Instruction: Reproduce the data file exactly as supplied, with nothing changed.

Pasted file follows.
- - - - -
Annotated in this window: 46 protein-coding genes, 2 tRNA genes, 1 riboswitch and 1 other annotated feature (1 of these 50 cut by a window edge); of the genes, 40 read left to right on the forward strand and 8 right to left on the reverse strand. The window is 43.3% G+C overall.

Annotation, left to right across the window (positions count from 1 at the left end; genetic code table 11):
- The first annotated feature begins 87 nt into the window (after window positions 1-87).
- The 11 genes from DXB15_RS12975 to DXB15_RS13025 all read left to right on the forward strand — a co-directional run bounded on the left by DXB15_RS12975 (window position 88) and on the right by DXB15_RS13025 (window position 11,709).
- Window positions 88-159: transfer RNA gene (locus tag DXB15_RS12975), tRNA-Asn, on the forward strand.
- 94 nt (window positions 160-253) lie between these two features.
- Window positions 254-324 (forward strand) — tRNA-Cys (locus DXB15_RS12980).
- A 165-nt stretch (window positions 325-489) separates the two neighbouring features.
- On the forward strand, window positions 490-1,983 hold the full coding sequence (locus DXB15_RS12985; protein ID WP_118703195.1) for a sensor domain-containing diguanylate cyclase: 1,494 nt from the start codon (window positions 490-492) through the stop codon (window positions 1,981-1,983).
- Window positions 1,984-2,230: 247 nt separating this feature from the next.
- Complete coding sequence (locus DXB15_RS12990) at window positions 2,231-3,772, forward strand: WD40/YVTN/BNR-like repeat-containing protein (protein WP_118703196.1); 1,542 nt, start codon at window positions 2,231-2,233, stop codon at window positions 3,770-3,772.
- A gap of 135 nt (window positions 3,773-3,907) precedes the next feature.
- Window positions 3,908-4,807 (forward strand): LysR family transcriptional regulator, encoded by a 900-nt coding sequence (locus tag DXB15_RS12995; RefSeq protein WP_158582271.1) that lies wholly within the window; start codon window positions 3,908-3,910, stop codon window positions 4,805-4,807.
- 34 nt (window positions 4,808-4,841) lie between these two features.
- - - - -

Annotated in this window: 46 protein-coding genes, 2 tRNA genes, 1 riboswitch and 1 other annotated feature (1 of these 50 cut by a window edge); of the genes, 40 read left to right on the forward strand and 8 right to left on the reverse strand. The window is 43.3% G+C overall.

Annotation, left to right across the window (positions count from 1 at the left end; genetic code table 11):
- The first annotated feature begins 87 nt into the window (after window positions 1-87).
- The 11 genes from DXB15_RS12975 to DXB15_RS13025 all read left to right on the forward strand — a co-directional run bounded on the left by DXB15_RS12975 (window position 88) and on the right by DXB15_RS13025 (window position 11,709).
- Window positions 88-159: transfer RNA gene (locus tag DXB15_RS12975), tRNA-Asn, on the forward strand.
- 94 nt (window positions 160-253) lie between these two features.
- Window positions 254-324 (forward strand) — tRNA-Cys (locus DXB15_RS12980).
- A 165-nt stretch (window positions 325-489) separates the two neighbouring features.
- On the forward strand, window positions 490-1,983 hold the full coding sequence (locus DXB15_RS12985; protein ID WP_118703195.1) for a sensor domain-containing diguanylate cyclase: 1,494 nt from the start codon (window positions 490-492) through the stop codon (window positions 1,981-1,983).
- Window positions 1,984-2,230: 247 nt separating this feature from the next.
- Complete coding sequence (locus DXB15_RS12990) at window positions 2,231-3,772, forward strand: WD40/YVTN/BNR-like repeat-containing protein (protein WP_118703196.1); 1,542 nt, start codon at window positions 2,231-2,233, stop codon at window positions 3,770-3,772.
- A gap of 135 nt (window positions 3,773-3,907) precedes the next feature.
- Window positions 3,908-4,807 (forward strand): LysR family transcriptional regulator, encoded by a 900-nt coding sequence (locus tag DXB15_RS12995; RefSeq protein WP_158582271.1) that lies wholly within the window; start codon window positions 3,908-3,910, stop codon window positions 4,805-4,807.
- 34 nt (window positions 4,808-4,841) lie between these two features.